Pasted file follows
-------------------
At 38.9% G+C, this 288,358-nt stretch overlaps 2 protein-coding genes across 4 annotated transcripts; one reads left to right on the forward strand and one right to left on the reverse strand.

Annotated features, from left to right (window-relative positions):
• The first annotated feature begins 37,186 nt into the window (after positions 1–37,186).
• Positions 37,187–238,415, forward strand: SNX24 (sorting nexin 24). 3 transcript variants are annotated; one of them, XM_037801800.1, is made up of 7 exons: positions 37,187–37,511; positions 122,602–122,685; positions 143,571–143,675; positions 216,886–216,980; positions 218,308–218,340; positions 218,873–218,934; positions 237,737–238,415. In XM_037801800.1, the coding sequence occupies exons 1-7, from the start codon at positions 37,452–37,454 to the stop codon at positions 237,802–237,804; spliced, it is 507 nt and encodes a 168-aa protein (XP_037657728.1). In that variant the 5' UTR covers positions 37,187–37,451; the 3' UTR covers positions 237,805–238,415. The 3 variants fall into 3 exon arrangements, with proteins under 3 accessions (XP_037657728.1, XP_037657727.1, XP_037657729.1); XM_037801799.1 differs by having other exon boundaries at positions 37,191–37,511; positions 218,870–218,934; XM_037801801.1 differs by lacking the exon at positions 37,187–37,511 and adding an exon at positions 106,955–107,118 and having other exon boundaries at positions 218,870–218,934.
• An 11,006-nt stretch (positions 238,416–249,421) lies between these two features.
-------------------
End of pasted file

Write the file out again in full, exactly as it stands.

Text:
At 38.9% G+C, this 288,358-nt stretch overlaps 2 protein-coding genes across 4 annotated transcripts; one reads left to right on the forward strand and one right to left on the reverse strand.

Annotated features, from left to right (window-relative positions):
• The first annotated feature begins 37,186 nt into the window (after positions 1–37,186).
• Positions 37,187–238,415, forward strand: SNX24 (sorting nexin 24). 3 transcript variants are annotated; one of them, XM_037801800.1, is made up of 7 exons: positions 37,187–37,511; positions 122,602–122,685; positions 143,571–143,675; positions 216,886–216,980; positions 218,308–218,340; positions 218,873–218,934; positions 237,737–238,415. In XM_037801800.1, the coding sequence occupies exons 1-7, from the start codon at positions 37,452–37,454 to the stop codon at positions 237,802–237,804; spliced, it is 507 nt and encodes a 168-aa protein (XP_037657728.1). In that variant the 5' UTR covers positions 37,187–37,451; the 3' UTR covers positions 237,805–238,415. The 3 variants fall into 3 exon arrangements, with proteins under 3 accessions (XP_037657728.1, XP_037657727.1, XP_037657729.1); XM_037801799.1 differs by having other exon boundaries at positions 37,191–37,511; positions 218,870–218,934; XM_037801801.1 differs by lacking the exon at positions 37,187–37,511 and adding an exon at positions 106,955–107,118 and having other exon boundaries at positions 218,870–218,934.
• An 11,006-nt stretch (positions 238,416–249,421) lies between these two features.